IBPhoenix Developer CD No. 10 (February 2006) is now shipping, including a new in depth look at “How to Write an External UDF Function”.
Developers from turboCASH are asking for Lazarus programers (people that program using Lazarus IDE) to set up a small test application to prove that Lazarus can be IDE of choice to port turboCASH to Linux.
there is information on how to adapt existing turboCASH code to run on Lazarus here:
Also read the original mail from turboCASH developer Philip Coperman:
Can anyone help with the following on Linux:
1) Setup a simple “proof of concept” in Lazarus
1) Lazarus and Linux
There are some useful contributions on Getting Lazarus and TurboCASH for Linux going here:
We have decided to use Firebird (80%) and possibly support MySQL (20%). In the Windows Project we are converting the current Delphi Code to work with Firebird and will add MySQL support if required afterwards. (In my project experience, that becomes unlikely)
I am now more concerned about:
1) How we are going to connect to the Firebird Database (and/or MySQL) – In Delphi we are using ZEOS Lib
2) What are we going to use for a Grid. In Delphi/Windows we use a quality commercial package – Infopower. I have struggled to find and Open Source alternative. Project Jedi seems to offer the best. The Grid is what gives TurboCASH batches and invoices that really friendly Spreadsheet look. How will we do this in Lazarus/Linux?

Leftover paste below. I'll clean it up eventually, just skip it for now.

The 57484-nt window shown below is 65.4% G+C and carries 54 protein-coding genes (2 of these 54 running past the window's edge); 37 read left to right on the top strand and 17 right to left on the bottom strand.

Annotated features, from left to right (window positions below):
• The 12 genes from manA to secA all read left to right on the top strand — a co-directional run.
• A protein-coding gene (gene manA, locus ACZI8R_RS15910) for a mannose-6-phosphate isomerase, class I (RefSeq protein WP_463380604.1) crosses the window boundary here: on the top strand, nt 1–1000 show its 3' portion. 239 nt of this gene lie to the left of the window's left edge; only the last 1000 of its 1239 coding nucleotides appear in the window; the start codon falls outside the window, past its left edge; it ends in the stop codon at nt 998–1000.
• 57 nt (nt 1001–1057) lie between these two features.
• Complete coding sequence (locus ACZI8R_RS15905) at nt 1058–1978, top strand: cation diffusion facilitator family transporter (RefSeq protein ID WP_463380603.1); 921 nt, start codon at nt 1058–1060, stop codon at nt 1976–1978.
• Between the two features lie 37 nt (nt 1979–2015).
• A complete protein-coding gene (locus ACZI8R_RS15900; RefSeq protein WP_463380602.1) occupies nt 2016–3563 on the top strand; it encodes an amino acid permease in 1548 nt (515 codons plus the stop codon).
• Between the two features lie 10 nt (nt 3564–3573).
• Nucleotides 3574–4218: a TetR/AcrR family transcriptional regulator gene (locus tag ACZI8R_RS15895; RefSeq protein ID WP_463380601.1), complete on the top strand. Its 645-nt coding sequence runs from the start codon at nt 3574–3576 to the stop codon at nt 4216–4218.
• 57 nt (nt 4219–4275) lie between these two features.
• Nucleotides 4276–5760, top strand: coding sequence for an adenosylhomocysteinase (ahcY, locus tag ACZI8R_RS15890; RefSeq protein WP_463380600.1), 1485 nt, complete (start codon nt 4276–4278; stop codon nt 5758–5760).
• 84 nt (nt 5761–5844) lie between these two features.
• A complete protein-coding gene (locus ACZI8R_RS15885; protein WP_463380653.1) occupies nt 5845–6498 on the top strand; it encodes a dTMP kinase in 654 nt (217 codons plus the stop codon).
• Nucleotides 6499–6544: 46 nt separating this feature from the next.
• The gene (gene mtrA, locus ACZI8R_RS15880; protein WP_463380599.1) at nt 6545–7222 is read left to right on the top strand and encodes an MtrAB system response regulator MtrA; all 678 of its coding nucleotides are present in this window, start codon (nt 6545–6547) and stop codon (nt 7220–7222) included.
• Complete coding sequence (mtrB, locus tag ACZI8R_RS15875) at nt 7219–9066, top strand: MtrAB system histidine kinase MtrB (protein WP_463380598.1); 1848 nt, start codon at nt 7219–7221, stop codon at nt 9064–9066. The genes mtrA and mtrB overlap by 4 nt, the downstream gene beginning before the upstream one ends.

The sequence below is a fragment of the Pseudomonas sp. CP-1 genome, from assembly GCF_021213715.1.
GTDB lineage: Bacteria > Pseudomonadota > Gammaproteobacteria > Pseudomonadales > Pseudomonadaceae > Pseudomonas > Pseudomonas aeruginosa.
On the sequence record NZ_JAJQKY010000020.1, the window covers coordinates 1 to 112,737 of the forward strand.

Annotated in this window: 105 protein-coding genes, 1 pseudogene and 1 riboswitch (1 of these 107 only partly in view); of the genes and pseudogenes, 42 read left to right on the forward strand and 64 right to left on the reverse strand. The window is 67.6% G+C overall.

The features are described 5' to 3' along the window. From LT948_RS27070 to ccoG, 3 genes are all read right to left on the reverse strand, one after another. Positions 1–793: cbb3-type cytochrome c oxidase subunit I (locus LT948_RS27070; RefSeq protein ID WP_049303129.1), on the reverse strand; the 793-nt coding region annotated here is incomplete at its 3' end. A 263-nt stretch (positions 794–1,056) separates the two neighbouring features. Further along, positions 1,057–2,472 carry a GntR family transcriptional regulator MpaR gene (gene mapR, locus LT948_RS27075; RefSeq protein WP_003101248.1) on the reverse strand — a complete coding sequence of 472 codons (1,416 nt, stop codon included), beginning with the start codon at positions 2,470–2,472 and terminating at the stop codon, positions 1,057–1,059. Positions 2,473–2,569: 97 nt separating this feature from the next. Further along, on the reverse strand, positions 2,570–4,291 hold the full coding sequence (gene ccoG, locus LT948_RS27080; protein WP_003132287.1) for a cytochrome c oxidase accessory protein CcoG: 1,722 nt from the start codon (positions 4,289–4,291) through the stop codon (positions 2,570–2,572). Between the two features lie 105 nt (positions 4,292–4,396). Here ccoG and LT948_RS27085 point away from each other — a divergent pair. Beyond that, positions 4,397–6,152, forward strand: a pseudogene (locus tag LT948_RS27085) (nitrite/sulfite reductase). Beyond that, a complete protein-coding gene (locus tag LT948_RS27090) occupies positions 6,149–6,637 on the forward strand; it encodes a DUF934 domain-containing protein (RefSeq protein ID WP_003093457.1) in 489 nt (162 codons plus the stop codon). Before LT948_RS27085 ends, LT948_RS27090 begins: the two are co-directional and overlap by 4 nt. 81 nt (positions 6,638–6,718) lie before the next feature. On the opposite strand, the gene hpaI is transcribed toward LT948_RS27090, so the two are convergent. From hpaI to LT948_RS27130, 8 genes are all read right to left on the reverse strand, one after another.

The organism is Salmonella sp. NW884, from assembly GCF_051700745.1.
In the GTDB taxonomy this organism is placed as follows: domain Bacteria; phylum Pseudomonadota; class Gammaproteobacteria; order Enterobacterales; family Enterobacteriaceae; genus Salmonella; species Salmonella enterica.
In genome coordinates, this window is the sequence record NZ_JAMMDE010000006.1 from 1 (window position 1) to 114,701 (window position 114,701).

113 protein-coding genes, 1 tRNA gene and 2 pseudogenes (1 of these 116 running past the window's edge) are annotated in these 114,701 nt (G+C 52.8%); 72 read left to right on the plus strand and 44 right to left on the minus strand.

3) How are we going to write reports – In Delphi Linux we use Free Reports and Reportman. We have a legacy history with Quick Reports.
If you Linux guys (Even the Lazarus on Windows guys) – Could do the following :
i) Download the TurboCASH/Delphi project. Steal whatever you need
ii) “Open ” a set of books simply by connecting to the TurboCASH Firebird Database
iii) Set up any grid you like to edit any record you like in TurboCASH
iv) Write a simple report (take any one of ch windows one)
If we can do the above we can consider Lazarus as a serious proposition.
ZDNet talks about recent moves… read more here.
Andrew Hudson has a review of open source database companies over on OSNews. "IBPhoenix employs 6 people, grossed $50k its first year, and has nearly doubled revenue each year since. Beach formed InterBase Software to commercialize the existing and mature code base that Borland had taken open source after several years of closed source development. Borland continues to sell InterBase as a closed source product. InterBase is a relatively small company but it is profitable, it has a solid international presence, and it is growing rapidly."
Read more here
Neil McAllister has an insightful article on the relative position of proprietary and closed source databases. He argues that "free to develop, pay to deploy" is becoming the norm in both worlds.
Read more here